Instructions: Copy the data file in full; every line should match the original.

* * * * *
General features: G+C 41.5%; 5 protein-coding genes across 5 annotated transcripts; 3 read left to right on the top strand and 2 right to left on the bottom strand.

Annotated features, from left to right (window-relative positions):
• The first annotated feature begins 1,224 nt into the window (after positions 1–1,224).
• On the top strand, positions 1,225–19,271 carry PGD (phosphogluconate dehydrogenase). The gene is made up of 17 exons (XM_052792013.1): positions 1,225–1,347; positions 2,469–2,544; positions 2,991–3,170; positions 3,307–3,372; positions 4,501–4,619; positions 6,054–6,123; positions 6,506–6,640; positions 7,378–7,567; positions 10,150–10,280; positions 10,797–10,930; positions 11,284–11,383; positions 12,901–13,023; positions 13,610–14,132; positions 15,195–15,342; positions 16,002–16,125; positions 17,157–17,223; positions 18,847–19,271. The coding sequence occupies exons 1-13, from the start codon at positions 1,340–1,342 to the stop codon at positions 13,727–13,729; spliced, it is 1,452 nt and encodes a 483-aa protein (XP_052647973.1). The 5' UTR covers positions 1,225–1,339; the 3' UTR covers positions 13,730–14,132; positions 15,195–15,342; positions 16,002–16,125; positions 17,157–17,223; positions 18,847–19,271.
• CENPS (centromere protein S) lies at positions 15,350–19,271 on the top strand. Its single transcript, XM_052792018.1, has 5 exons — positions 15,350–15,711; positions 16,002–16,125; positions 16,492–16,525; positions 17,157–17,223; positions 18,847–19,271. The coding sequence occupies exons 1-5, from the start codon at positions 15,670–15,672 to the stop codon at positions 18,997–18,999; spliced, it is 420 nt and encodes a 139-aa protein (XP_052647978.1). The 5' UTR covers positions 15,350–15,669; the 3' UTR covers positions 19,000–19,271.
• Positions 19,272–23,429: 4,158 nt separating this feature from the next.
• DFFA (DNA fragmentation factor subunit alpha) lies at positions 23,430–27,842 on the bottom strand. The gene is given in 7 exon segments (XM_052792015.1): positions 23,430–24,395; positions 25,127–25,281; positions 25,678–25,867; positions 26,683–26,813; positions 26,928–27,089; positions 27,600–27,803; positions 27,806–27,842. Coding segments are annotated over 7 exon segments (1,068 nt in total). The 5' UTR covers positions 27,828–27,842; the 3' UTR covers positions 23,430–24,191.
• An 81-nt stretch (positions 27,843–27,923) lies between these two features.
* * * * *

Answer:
General features: G+C 41.5%; 5 protein-coding genes across 5 annotated transcripts; 3 read left to right on the top strand and 2 right to left on the bottom strand.

Annotated features, from left to right (window-relative positions):
• The first annotated feature begins 1,224 nt into the window (after positions 1–1,224).
• On the top strand, positions 1,225–19,271 carry PGD (phosphogluconate dehydrogenase). The gene is made up of 17 exons (XM_052792013.1): positions 1,225–1,347; positions 2,469–2,544; positions 2,991–3,170; positions 3,307–3,372; positions 4,501–4,619; positions 6,054–6,123; positions 6,506–6,640; positions 7,378–7,567; positions 10,150–10,280; positions 10,797–10,930; positions 11,284–11,383; positions 12,901–13,023; positions 13,610–14,132; positions 15,195–15,342; positions 16,002–16,125; positions 17,157–17,223; positions 18,847–19,271. The coding sequence occupies exons 1-13, from the start codon at positions 1,340–1,342 to the stop codon at positions 13,727–13,729; spliced, it is 1,452 nt and encodes a 483-aa protein (XP_052647973.1). The 5' UTR covers positions 1,225–1,339; the 3' UTR covers positions 13,730–14,132; positions 15,195–15,342; positions 16,002–16,125; positions 17,157–17,223; positions 18,847–19,271.
• CENPS (centromere protein S) lies at positions 15,350–19,271 on the top strand. Its single transcript, XM_052792018.1, has 5 exons — positions 15,350–15,711; positions 16,002–16,125; positions 16,492–16,525; positions 17,157–17,223; positions 18,847–19,271. The coding sequence occupies exons 1-5, from the start codon at positions 15,670–15,672 to the stop codon at positions 18,997–18,999; spliced, it is 420 nt and encodes a 139-aa protein (XP_052647978.1). The 5' UTR covers positions 15,350–15,669; the 3' UTR covers positions 19,000–19,271.
• Positions 19,272–23,429: 4,158 nt separating this feature from the next.
• DFFA (DNA fragmentation factor subunit alpha) lies at positions 23,430–27,842 on the bottom strand. The gene is given in 7 exon segments (XM_052792015.1): positions 23,430–24,395; positions 25,127–25,281; positions 25,678–25,867; positions 26,683–26,813; positions 26,928–27,089; positions 27,600–27,803; positions 27,806–27,842. Coding segments are annotated over 7 exon segments (1,068 nt in total). The 5' UTR covers positions 27,828–27,842; the 3' UTR covers positions 23,430–24,191.
• An 81-nt stretch (positions 27,843–27,923) lies between these two features.